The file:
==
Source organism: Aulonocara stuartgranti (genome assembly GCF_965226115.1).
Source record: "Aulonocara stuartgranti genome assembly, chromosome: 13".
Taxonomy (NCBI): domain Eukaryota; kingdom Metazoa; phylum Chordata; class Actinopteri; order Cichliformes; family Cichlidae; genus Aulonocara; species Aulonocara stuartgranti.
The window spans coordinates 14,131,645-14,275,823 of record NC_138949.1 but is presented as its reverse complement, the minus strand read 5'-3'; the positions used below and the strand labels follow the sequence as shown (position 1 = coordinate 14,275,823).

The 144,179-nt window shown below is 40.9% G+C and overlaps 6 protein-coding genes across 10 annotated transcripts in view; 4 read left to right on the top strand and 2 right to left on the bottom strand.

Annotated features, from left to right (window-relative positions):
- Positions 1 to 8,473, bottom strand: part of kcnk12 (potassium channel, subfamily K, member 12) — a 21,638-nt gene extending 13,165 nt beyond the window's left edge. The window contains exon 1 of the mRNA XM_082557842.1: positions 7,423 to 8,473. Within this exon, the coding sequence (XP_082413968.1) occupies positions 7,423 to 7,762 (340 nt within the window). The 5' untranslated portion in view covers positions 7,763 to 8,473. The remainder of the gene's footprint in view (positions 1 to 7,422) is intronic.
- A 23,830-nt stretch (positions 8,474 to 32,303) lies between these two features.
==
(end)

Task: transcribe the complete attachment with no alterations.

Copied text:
Source organism: Aulonocara stuartgranti (genome assembly GCF_965226115.1).
Source record: "Aulonocara stuartgranti genome assembly, chromosome: 13".
Taxonomy (NCBI): domain Eukaryota; kingdom Metazoa; phylum Chordata; class Actinopteri; order Cichliformes; family Cichlidae; genus Aulonocara; species Aulonocara stuartgranti.
The window spans coordinates 14,131,645-14,275,823 of record NC_138949.1 but is presented as its reverse complement, the minus strand read 5'-3'; the positions used below and the strand labels follow the sequence as shown (position 1 = coordinate 14,275,823).

The 144,179-nt window shown below is 40.9% G+C and overlaps 6 protein-coding genes across 10 annotated transcripts in view; 4 read left to right on the top strand and 2 right to left on the bottom strand.

Annotated features, from left to right (window-relative positions):
- Positions 1 to 8,473, bottom strand: part of kcnk12 (potassium channel, subfamily K, member 12) — a 21,638-nt gene extending 13,165 nt beyond the window's left edge. The window contains exon 1 of the mRNA XM_082557842.1: positions 7,423 to 8,473. Within this exon, the coding sequence (XP_082413968.1) occupies positions 7,423 to 7,762 (340 nt within the window). The 5' untranslated portion in view covers positions 7,763 to 8,473. The remainder of the gene's footprint in view (positions 1 to 7,422) is intronic.
- A 23,830-nt stretch (positions 8,474 to 32,303) lies between these two features.